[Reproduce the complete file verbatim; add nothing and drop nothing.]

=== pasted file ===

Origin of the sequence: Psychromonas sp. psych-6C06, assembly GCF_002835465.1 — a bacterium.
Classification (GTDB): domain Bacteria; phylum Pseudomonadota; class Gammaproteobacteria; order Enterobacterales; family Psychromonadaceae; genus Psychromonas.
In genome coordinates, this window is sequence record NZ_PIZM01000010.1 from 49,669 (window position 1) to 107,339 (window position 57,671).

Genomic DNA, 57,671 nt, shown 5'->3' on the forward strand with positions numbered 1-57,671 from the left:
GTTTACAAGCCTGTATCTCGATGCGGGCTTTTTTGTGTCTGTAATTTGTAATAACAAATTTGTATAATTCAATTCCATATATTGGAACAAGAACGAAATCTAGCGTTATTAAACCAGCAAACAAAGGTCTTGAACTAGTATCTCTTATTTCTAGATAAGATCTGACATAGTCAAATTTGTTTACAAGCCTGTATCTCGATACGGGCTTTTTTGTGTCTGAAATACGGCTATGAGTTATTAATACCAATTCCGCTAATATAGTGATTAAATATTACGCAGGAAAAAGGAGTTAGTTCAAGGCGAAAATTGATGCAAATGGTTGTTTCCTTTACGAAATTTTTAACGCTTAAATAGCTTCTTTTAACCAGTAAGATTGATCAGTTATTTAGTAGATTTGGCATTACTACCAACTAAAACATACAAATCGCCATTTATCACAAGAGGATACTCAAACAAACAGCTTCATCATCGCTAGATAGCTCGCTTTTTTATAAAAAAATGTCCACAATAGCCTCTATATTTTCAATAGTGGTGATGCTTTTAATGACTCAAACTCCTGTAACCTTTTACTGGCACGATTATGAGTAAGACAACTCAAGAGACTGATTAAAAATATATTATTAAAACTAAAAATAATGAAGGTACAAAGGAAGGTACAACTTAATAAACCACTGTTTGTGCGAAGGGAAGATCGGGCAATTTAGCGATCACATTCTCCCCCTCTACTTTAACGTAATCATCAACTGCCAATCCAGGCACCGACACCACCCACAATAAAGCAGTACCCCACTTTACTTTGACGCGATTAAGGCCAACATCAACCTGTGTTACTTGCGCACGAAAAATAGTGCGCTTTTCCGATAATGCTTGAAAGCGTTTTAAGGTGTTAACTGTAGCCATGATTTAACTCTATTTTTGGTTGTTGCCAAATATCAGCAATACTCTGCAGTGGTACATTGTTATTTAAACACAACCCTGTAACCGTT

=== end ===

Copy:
Origin of the sequence: Psychromonas sp. psych-6C06, assembly GCF_002835465.1 — a bacterium.
Classification (GTDB): domain Bacteria; phylum Pseudomonadota; class Gammaproteobacteria; order Enterobacterales; family Psychromonadaceae; genus Psychromonas.
In genome coordinates, this window is sequence record NZ_PIZM01000010.1 from 49,669 (window position 1) to 107,339 (window position 57,671).

Genomic DNA, 57,671 nt, shown 5'->3' on the forward strand with positions numbered 1-57,671 from the left:
GTTTACAAGCCTGTATCTCGATGCGGGCTTTTTTGTGTCTGTAATTTGTAATAACAAATTTGTATAATTCAATTCCATATATTGGAACAAGAACGAAATCTAGCGTTATTAAACCAGCAAACAAAGGTCTTGAACTAGTATCTCTTATTTCTAGATAAGATCTGACATAGTCAAATTTGTTTACAAGCCTGTATCTCGATACGGGCTTTTTTGTGTCTGAAATACGGCTATGAGTTATTAATACCAATTCCGCTAATATAGTGATTAAATATTACGCAGGAAAAAGGAGTTAGTTCAAGGCGAAAATTGATGCAAATGGTTGTTTCCTTTACGAAATTTTTAACGCTTAAATAGCTTCTTTTAACCAGTAAGATTGATCAGTTATTTAGTAGATTTGGCATTACTACCAACTAAAACATACAAATCGCCATTTATCACAAGAGGATACTCAAACAAACAGCTTCATCATCGCTAGATAGCTCGCTTTTTTATAAAAAAATGTCCACAATAGCCTCTATATTTTCAATAGTGGTGATGCTTTTAATGACTCAAACTCCTGTAACCTTTTACTGGCACGATTATGAGTAAGACAACTCAAGAGACTGATTAAAAATATATTATTAAAACTAAAAATAATGAAGGTACAAAGGAAGGTACAACTTAATAAACCACTGTTTGTGCGAAGGGAAGATCGGGCAATTTAGCGATCACATTCTCCCCCTCTACTTTAACGTAATCATCAACTGCCAATCCAGGCACCGACACCACCCACAATAAAGCAGTACCCCACTTTACTTTGACGCGATTAAGGCCAACATCAACCTGTGTTACTTGCGCACGAAAAATAGTGCGCTTTTCCGATAATGCTTGAAAGCGTTTTAAGGTGTTAACTGTAGCCATGATTTAACTCTATTTTTGGTTGTTGCCAAATATCAGCAATACTCTGCAGTGGTACATTGTTATTTAAACACAACCCTGTAACCGTT